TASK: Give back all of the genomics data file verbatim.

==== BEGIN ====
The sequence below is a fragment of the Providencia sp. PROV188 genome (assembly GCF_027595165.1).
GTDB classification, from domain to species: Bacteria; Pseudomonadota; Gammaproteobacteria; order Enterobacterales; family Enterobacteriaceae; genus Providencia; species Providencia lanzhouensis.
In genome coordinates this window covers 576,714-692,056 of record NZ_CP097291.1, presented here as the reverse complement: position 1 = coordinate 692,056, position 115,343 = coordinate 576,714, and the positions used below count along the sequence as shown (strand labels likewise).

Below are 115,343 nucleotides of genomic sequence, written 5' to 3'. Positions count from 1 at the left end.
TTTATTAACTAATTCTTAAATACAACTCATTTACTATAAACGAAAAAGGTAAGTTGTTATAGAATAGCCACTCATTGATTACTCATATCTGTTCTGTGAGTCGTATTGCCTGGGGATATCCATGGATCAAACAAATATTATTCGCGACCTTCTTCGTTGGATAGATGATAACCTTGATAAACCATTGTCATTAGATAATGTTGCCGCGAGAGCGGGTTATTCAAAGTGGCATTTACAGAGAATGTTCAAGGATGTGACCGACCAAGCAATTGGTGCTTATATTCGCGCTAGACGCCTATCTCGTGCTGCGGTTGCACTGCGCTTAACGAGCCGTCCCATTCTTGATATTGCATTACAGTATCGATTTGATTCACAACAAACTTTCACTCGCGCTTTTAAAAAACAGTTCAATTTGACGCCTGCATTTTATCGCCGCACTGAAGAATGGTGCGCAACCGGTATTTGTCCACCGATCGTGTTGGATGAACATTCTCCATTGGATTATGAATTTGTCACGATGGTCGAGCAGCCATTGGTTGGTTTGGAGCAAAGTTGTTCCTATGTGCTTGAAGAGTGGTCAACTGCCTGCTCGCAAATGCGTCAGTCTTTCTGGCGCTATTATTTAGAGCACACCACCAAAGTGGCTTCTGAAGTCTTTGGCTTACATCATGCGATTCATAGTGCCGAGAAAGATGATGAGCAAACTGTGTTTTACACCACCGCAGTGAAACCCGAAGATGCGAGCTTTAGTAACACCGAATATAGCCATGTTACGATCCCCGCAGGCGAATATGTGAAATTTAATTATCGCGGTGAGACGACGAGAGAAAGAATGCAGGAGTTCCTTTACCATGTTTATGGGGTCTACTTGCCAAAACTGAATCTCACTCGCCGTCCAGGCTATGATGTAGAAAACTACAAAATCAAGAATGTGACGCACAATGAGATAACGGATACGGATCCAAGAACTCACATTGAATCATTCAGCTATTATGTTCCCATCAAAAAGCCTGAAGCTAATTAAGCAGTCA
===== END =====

The sequence below is a fragment of the Providencia sp. PROV188 genome (assembly GCF_027595165.1).
GTDB classification, from domain to species: Bacteria; Pseudomonadota; Gammaproteobacteria; order Enterobacterales; family Enterobacteriaceae; genus Providencia; species Providencia lanzhouensis.
In genome coordinates this window covers 576,714-692,056 of record NZ_CP097291.1, presented here as the reverse complement: position 1 = coordinate 692,056, position 115,343 = coordinate 576,714, and the positions used below count along the sequence as shown (strand labels likewise).

Below are 115,343 nucleotides of genomic sequence, written 5' to 3'. Positions count from 1 at the left end.
TTTATTAACTAATTCTTAAATACAACTCATTTACTATAAACGAAAAAGGTAAGTTGTTATAGAATAGCCACTCATTGATTACTCATATCTGTTCTGTGAGTCGTATTGCCTGGGGATATCCATGGATCAAACAAATATTATTCGCGACCTTCTTCGTTGGATAGATGATAACCTTGATAAACCATTGTCATTAGATAATGTTGCCGCGAGAGCGGGTTATTCAAAGTGGCATTTACAGAGAATGTTCAAGGATGTGACCGACCAAGCAATTGGTGCTTATATTCGCGCTAGACGCCTATCTCGTGCTGCGGTTGCACTGCGCTTAACGAGCCGTCCCATTCTTGATATTGCATTACAGTATCGATTTGATTCACAACAAACTTTCACTCGCGCTTTTAAAAAACAGTTCAATTTGACGCCTGCATTTTATCGCCGCACTGAAGAATGGTGCGCAACCGGTATTTGTCCACCGATCGTGTTGGATGAACATTCTCCATTGGATTATGAATTTGTCACGATGGTCGAGCAGCCATTGGTTGGTTTGGAGCAAAGTTGTTCCTATGTGCTTGAAGAGTGGTCAACTGCCTGCTCGCAAATGCGTCAGTCTTTCTGGCGCTATTATTTAGAGCACACCACCAAAGTGGCTTCTGAAGTCTTTGGCTTACATCATGCGATTCATAGTGCCGAGAAAGATGATGAGCAAACTGTGTTTTACACCACCGCAGTGAAACCCGAAGATGCGAGCTTTAGTAACACCGAATATAGCCATGTTACGATCCCCGCAGGCGAATATGTGAAATTTAATTATCGCGGTGAGACGACGAGAGAAAGAATGCAGGAGTTCCTTTACCATGTTTATGGGGTCTACTTGCCAAAACTGAATCTCACTCGCCGTCCAGGCTATGATGTAGAAAACTACAAAATCAAGAATGTGACGCACAATGAGATAACGGATACGGATCCAAGAACTCACATTGAATCATTCAGCTATTATGTTCCCATCAAAAAGCCTGAAGCTAATTAAGCAGTCA